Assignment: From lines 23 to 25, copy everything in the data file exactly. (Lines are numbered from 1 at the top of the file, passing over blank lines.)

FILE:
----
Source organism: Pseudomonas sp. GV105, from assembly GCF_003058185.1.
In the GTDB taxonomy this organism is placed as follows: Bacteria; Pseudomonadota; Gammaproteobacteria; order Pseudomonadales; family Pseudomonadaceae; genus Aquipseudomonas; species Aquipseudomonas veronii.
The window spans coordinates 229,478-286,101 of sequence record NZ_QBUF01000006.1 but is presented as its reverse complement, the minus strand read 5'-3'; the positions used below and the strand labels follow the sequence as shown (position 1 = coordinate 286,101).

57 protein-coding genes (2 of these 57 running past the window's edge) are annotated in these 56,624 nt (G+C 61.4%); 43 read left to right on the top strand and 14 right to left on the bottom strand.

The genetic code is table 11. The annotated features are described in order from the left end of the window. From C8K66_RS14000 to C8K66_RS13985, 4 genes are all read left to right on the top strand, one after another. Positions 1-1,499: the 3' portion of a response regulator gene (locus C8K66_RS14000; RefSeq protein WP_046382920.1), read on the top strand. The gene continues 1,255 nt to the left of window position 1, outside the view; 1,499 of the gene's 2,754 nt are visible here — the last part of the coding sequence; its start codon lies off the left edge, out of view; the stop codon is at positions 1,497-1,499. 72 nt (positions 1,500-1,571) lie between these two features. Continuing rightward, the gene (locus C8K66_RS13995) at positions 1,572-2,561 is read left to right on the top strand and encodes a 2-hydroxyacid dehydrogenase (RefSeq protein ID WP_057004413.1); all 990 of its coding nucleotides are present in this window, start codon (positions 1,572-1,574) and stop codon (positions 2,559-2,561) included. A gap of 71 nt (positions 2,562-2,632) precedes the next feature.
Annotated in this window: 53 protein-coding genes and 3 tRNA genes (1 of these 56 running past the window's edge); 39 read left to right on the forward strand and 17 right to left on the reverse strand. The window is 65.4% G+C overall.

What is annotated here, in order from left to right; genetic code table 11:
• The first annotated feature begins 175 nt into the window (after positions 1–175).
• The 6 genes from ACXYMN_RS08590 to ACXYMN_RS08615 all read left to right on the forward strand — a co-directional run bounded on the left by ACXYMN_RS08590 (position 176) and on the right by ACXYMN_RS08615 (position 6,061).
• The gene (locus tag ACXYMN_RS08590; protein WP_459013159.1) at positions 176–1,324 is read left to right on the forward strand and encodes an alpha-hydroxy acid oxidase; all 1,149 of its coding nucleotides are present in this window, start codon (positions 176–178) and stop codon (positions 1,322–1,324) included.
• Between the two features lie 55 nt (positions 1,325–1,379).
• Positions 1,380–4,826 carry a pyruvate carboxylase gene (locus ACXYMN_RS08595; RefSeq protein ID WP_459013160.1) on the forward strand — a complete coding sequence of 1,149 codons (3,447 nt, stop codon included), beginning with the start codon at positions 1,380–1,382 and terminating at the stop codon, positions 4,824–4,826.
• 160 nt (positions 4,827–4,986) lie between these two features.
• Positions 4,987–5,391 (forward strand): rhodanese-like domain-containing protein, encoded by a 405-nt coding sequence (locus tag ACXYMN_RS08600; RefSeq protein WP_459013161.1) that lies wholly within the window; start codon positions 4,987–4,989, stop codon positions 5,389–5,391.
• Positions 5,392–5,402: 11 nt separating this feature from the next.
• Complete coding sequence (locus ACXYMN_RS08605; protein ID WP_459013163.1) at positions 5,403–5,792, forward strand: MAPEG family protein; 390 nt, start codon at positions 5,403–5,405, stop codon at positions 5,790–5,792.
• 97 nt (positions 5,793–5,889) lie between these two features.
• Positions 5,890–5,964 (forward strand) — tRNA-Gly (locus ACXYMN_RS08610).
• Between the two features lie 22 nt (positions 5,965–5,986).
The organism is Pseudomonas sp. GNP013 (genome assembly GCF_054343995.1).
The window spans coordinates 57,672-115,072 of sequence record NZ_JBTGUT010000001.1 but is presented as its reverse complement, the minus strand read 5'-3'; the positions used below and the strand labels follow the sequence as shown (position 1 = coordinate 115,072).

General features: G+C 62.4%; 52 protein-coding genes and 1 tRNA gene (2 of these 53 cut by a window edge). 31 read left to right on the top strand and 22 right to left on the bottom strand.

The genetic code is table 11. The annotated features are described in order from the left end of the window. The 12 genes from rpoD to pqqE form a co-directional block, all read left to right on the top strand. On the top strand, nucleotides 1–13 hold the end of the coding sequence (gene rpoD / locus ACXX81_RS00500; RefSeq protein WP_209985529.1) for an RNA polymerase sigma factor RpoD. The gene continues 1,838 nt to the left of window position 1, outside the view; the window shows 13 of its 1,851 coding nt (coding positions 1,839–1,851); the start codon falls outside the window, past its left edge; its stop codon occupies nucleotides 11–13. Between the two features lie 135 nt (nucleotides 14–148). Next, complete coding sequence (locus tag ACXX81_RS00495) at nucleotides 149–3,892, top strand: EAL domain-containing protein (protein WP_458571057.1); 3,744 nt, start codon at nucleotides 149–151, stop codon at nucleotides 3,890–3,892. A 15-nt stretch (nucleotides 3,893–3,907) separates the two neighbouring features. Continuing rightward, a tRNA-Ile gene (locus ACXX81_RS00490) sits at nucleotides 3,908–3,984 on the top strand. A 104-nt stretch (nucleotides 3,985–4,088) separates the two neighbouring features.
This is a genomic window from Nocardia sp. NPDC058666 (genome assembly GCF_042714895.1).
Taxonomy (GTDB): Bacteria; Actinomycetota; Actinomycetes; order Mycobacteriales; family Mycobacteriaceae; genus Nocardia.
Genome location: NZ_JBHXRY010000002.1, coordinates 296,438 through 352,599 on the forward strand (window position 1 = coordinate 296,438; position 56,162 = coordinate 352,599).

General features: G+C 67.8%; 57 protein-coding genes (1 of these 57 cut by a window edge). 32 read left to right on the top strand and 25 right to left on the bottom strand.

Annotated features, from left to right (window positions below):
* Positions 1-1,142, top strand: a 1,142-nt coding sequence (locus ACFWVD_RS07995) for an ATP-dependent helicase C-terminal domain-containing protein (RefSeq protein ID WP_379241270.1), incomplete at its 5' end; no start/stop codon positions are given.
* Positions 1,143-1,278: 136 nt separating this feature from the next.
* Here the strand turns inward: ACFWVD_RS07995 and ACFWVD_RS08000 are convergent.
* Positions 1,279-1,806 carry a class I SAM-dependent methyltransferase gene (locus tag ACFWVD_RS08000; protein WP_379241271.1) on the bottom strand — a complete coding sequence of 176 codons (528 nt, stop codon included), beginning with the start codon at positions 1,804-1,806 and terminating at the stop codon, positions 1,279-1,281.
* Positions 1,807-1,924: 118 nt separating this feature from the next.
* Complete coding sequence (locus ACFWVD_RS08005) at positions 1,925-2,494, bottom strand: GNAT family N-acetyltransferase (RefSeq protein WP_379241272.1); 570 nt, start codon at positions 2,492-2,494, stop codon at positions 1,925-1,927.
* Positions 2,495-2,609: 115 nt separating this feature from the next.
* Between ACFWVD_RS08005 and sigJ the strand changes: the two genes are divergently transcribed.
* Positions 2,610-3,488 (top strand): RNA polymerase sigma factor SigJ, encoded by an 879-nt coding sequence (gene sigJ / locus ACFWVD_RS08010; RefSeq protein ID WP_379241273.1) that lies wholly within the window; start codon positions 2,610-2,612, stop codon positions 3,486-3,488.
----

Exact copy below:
The genetic code is table 11. The annotated features are described in order from the left end of the window. The 12 genes from rpoD to pqqE form a co-directional block, all read left to right on the top strand. On the top strand, nucleotides 1–13 hold the end of the coding sequence (gene rpoD / locus ACXX81_RS00500; RefSeq protein WP_209985529.1) for an RNA polymerase sigma factor RpoD. The gene continues 1,838 nt to the left of window position 1, outside the view; the window shows 13 of its 1,851 coding nt (coding positions 1,839–1,851); the start codon falls outside the window, past its left edge; its stop codon occupies nucleotides 11–13. Between the two features lie 135 nt (nucleotides 14–148). Next, complete coding sequence (locus tag ACXX81_RS00495) at nucleotides 149–3,892, top strand: EAL domain-containing protein (protein WP_458571057.1); 3,744 nt, start codon at nucleotides 149–151, stop codon at nucleotides 3,890–3,892. A 15-nt stretch (nucleotides 3,893–3,907) separates the two neighbouring features. Continuing rightward, a tRNA-Ile gene (locus ACXX81_RS00490) sits at nucleotides 3,908–3,984 on the top strand. A 104-nt stretch (nucleotides 3,985–4,088) separates the two neighbouring features.
This is a genomic window from Nocardia sp. NPDC058666 (genome assembly GCF_042714895.1).
Taxonomy (GTDB): Bacteria; Actinomycetota; Actinomycetes; order Mycobacteriales; family Mycobacteriaceae; genus Nocardia.